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Artificial intelligence can do a lot to help businesses, but its dynamic, complex nature can also make it challenging to learn – which is where Stephanie Husby loves to step in.

As a machine learning educator for the Alberta Machine Intelligence Institute (Amii), the University of Alberta graduate teaches the AI for Strategy and Management course, helping non-technical managers and executives looking to adopt AI.

With AI expected to add millions of jobs and generate trillions in worldwide business value, it’s become important for companies to step up their game in using technology to gain a competitive edge, by building their capabilities and in-house teams, Husby noted.

Stephanie Husby

Stephanie Husby

“Right now businesses lack essential skills – both at the leadership and technical levels – for the development and deployment of AI solutions, so there’s a crucial need for industry to make broad investments in talent production, recruitment and retention.”

And though they’re learning all about machines, Husby knows her students are at the heart of every lesson she leads.

“On a human level, I want them to walk away feeling confident, not scared of technology, but to see concrete ways AI can help them, so they can apply it to their own organizations and their own challenges.”

AI, rather than something to be wary of, is a logical progression in how the world is moving forward, she believes.

“It’s the natural continuation of how we do business. There was the industrial revolution, then the digital revolution, which came with the rise of home computers, and AI is the next step of advancement.”

Machine learning’s pattern identification can also root out issues like bias. “That’s an opportunity to learn about our world and take a critical approach to eliminating some of those issues.”

Backed by an undergraduate degree and a master’s degree in computing science from the U of A, Husby is fascinated by the sheer capacity of machine learning.

“There’s this ability with AI to see new insights, to look for patterns in large amounts of data. The machine shows this pattern of connections, like finding out that discount store shoppers are more likely to be credit-worthy, in one case. As humans, things we might not have thought were connected are patterns we can see with machine learning.”

It’s that very strength that can be harnessed to help businesses, she added.

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“Computers have become faster and cheaper over time, so organizations tend to generate a lot of data, to the point where humans can no longer process it in a feasible amount of time. So AI is the solution to that and it helps businesses make decisions in an agile way.”

AI also has the potential to augment human performance; a recent study showed machine learning could help the accuracy of breast cancer screenings when combined with assessments from human radiologists, Husby noted.

And machines like robots can also do dirty or dangerous jobs humans can’t do, like diving deep into the Atlantic Ocean to monitor invasive fish species.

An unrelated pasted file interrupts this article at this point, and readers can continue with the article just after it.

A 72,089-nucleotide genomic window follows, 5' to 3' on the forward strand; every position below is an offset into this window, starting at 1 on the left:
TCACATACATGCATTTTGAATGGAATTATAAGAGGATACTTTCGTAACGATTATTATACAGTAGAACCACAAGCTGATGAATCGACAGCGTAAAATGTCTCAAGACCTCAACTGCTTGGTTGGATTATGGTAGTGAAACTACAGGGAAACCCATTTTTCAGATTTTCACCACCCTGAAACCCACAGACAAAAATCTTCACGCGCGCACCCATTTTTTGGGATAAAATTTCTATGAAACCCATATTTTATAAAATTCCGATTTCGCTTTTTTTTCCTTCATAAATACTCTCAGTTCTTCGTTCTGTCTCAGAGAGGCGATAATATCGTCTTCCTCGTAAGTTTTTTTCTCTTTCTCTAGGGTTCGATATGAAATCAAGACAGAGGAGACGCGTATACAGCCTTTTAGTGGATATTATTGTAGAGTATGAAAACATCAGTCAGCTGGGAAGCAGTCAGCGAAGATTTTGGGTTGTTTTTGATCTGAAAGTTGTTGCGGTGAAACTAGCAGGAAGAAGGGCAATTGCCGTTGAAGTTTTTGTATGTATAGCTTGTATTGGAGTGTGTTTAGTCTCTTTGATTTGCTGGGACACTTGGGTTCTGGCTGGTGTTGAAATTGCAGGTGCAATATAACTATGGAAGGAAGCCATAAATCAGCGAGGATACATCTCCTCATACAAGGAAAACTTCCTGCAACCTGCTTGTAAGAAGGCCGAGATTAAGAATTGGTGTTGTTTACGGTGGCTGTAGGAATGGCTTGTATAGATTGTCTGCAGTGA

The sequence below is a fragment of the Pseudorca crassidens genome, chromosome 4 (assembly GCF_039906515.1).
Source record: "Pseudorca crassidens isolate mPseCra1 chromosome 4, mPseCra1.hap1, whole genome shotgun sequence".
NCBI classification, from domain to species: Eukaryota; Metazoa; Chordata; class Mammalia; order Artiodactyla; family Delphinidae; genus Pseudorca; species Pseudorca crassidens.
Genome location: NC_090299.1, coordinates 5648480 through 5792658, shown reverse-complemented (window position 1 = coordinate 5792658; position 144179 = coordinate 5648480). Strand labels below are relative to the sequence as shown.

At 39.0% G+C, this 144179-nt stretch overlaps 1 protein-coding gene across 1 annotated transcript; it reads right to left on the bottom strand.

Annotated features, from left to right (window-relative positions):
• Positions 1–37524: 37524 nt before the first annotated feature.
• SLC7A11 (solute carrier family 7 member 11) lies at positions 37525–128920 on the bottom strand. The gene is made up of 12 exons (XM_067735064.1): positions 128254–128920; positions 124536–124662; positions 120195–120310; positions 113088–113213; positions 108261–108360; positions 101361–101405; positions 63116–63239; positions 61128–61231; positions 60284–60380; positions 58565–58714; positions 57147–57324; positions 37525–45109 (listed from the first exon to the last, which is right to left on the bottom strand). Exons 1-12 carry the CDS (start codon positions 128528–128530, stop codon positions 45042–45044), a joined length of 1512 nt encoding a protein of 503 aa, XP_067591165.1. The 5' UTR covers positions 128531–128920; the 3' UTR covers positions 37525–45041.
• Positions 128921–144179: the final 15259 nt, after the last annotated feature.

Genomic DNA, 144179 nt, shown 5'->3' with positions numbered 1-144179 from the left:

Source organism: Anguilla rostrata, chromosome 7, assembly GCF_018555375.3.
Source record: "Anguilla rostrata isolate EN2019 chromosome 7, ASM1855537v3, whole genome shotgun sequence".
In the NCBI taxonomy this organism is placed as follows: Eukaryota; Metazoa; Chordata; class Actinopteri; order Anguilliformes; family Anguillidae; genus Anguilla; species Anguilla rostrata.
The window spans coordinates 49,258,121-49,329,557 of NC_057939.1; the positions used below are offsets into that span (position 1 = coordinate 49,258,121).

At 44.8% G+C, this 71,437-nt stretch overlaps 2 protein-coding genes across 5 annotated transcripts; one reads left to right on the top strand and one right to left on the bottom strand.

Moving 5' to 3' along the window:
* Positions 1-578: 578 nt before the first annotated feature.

Teaching the value of AI

Corporate reluctance to learn about AI often stems from a lack of understanding of what it can really do for them, said Husby.

“It’s not a new problem. Organizations have been saying they want this new technology but don’t know how it applies to what they do, so we as educators really need to find those applicable business problems.”

The eight-week online course co-led by Husby – and produced by Amii, one of Canada’s three centres of excellence in the Pan-Canadian AI Strategy – takes a project-based approach to give graduates the ability to draft an AI strategy for their organizations, find ways to apply machine learning and work with technical teams.

“We strive in our course to make things accessible and translate the technical knowledge that can be challenging, using example-based information to show how AI can provide value. We urge them to experiment and practise with it.”

Making a human connection

To connect with her pupils, she leans on what she learned as an undergraduate student and eventual instructor at Augustana Campus, and as a graduate student earning a master’s degree from the U of A.

“I really learned about community, small class sizes, honing interests and learning. Those soft skills influenced how I wanted to approach teaching; to understand each individual has value and experience, and take that and figure out how to help them understand through their lens what’s valuable to them.”

She carried that forward to teaching jobs at other post-secondary institutions before arriving at Amii, where she became a student herself in the institute’s Machine Learning Technician Program and eventually came on board as an educator.

Being able to move past hypothetical situations posed in a post-secondary classroom to tackling concrete issues with her Amii clients is rewarding, she said.

“The real-world projects are challenging and fun, and people leave our courses feeling they have a better grasp on what AI is, and we tend to get everyone speaking the same language around AI so managers can communicate with the technical side and they bridge the gap between tech and business goals. That’s important to the success of a project.”

| By Bev Betkowski

This article was submitted by the University of Alberta’s online publication Folio, a Troy Media content provider partner.

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